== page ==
As this empire spread, it left much slave labor in its wake.  There were many nationalities of slaves taken under the Abbasid rule but one group of slaves in particular that were enslaved in the area now known as Iraq was Bantu-speaking people from East Africa which became known as the Zanj.  The Zanj were taken from various parts of East Africa to Iraq primarily to work in the salt mines but also performed many other roles which included growing cotton, ‘working’ in harems, and being for forcefully changed into eunuchs to protect harems.  Apparently this slave labor became too much for the Zanj people so they staged a series of rebellions in the region with the last one resulting in long-term success — a little over a decade — through the use of guerrilla warfare.  Ali ibn Muhammad, led the insurrection but he was eventually killed and the rebellion was eventually put down.  This rebellion crippled not only crippled the economy of the region but also was the beginning of the end for the Abbasid empire who became entrenched in civil war and infighting from that point on.

I’m not certain what happened to the enslaved after the insurrection because not much was recorded about the rebellion or its aftermath; but, at some point, my father’s people eventually made their way back to East Africa – Egypt to be precise.  Apparently my father felt like a second-class citizen due to his lineage and sought to pull himself up in Egyptian society by acquiring education and working as a top adviser for the Sultan.  Fortunately, he and his bloodline were able to move away from Iraq and make a new life for themselves in other nearby regions.  For those that remain in Iraq today, I can’t say the same.  There are many decedents of Zanj who reside there that are disgruntled with the discrimination in Iraq – the same type of discrimination that my father fought so hard to protect me from.

 

More links to this topic

Will Iraqi Blacks Win Justice?

Black Iraqis

Black Iraqis claim discrimination

Black Iraqis In Basra Face Racism

 

Are you familiar with the plight of former Zanj and present-day Black Iraqis in the region? Join the conversation by leaving a reply below or join the private discussion by becoming a member on LE Blog’s Facebook group.

Click here, to follow Ali Rahman on Pinterest.

 

 


 

Disclaimer:   These blog articles are attributed to characters found in the novel, The Vital Sacrifice, and this blog is a fictitious representation of the characters in the book speaking on what interests them based on their role in the novel.  These blog articles are post-publication characterizations and are meant to entertain niche audiences who may be interested in purchasing or have already purchased this novel.

Dim Mak – The Touch that Kills

Image courtesy of Dreamstime

 

“Written” by Chi Khan

If you have already read The Vital Sacrifice, then you already know that it mentions the concept of Dim Mak. But you may be wondering “what is Dim Mak?”  Well here, I will explain it to the best of my ability.

So a long, long, long time ago, in lands now known to us as Asia, masters created martial arts.  You have to keep in mind that mankind didn’t have a lot of protections against the forces of nature in the way that we do now, so fighting off a wild animal or even your neighbor who was trying to steal from you or kill you was a real threat, daily.  Of course there were rudimentary weapons and possibly even remarkable swords at the time but no one was always ready for sneak attacks.  Therefore, hand-to-hand combat was a real skill that could ward off an attacker at a moment’s notice.  This type of combat most certainly arose out of necessity but as time went on, like with all things, humans went on to perfect it into an art form.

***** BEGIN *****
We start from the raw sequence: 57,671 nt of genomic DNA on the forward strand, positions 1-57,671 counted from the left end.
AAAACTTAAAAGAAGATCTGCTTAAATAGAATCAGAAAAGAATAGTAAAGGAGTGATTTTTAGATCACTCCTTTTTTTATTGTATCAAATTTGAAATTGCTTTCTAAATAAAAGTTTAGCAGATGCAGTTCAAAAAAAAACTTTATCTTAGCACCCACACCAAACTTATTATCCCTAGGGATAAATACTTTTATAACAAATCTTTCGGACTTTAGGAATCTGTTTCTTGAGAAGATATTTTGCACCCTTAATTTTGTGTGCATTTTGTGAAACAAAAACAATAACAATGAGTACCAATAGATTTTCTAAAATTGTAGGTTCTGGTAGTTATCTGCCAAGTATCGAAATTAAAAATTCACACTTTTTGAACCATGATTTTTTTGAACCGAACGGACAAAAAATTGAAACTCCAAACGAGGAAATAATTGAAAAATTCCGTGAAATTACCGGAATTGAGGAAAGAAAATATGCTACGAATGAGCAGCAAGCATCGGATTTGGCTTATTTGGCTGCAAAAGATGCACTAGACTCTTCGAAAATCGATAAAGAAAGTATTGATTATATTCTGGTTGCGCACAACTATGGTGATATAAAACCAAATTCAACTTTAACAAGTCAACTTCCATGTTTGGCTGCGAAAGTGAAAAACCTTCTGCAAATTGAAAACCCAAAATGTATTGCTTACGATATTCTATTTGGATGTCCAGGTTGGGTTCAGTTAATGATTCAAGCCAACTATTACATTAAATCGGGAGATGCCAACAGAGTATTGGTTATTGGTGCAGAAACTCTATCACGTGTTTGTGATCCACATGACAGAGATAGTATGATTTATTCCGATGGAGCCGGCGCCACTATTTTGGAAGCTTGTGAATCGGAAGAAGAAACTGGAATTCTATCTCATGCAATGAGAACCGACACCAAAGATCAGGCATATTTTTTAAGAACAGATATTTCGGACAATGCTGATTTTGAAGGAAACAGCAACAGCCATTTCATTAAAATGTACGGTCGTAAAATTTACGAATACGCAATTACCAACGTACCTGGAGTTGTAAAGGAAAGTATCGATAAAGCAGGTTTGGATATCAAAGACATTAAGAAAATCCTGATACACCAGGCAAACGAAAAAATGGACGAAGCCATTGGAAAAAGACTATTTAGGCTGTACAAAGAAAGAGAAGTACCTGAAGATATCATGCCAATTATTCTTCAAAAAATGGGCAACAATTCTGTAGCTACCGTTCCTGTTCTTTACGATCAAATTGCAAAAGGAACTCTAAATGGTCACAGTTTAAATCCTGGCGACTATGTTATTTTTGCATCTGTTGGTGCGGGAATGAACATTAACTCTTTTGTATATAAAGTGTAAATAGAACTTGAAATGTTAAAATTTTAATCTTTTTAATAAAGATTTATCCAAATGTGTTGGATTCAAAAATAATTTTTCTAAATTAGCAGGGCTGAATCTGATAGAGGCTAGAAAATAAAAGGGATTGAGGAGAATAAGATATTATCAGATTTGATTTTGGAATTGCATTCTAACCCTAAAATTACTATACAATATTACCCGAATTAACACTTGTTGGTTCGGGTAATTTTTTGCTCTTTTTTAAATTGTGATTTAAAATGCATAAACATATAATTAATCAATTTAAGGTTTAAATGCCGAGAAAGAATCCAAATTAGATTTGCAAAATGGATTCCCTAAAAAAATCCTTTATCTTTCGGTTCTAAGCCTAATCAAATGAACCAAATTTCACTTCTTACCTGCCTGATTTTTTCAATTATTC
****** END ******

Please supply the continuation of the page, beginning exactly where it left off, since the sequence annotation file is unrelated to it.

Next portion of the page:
Today, there are many forms of martial arts designed to kick your opponents ass at a moment’s notice.  I have witnessed many types and have even performed many of them myself over the years.  But many practitioners aren’t just concerned with the self-defense of martial arts.  Many, including myself, love to delve deeply into the spiritual essence of fighting that goes beyond the physical.

Some might disagree with me when I say that fighting goes beyond our physical interpretation and extends inwardly into our life force flowing within often known as Chi.  This word — which is my first name by the way — describes the energy that flows within.  You are not just a walking, living, breathing meat-suit.  There are two dimensions of the self and it is that inward energy that is often neglected even among us fighters.  The physical is slow, it is cumbersome; chi is quick, it is effortless.  Imagine the duality of the inner and the outer working together in harmony.  I tell you, you will witness an almost indestructible fighter.

I say all of this to lay the foundation for explaining Dim Mak.  It is described as a “touch of death” in which the fighter delivers a series of seemingly effortless blows to specific regions of the opponent’s body which are meant to kill.  You may have witnessed such a technique in the popular film Kill Bill 2.  They refer to it as the five point palm exploding heart technique in which is believed to be what legends are made of.  This Hollywood interpretation of the technique is over the top, but a simple explanation of Dim Mak is as follows: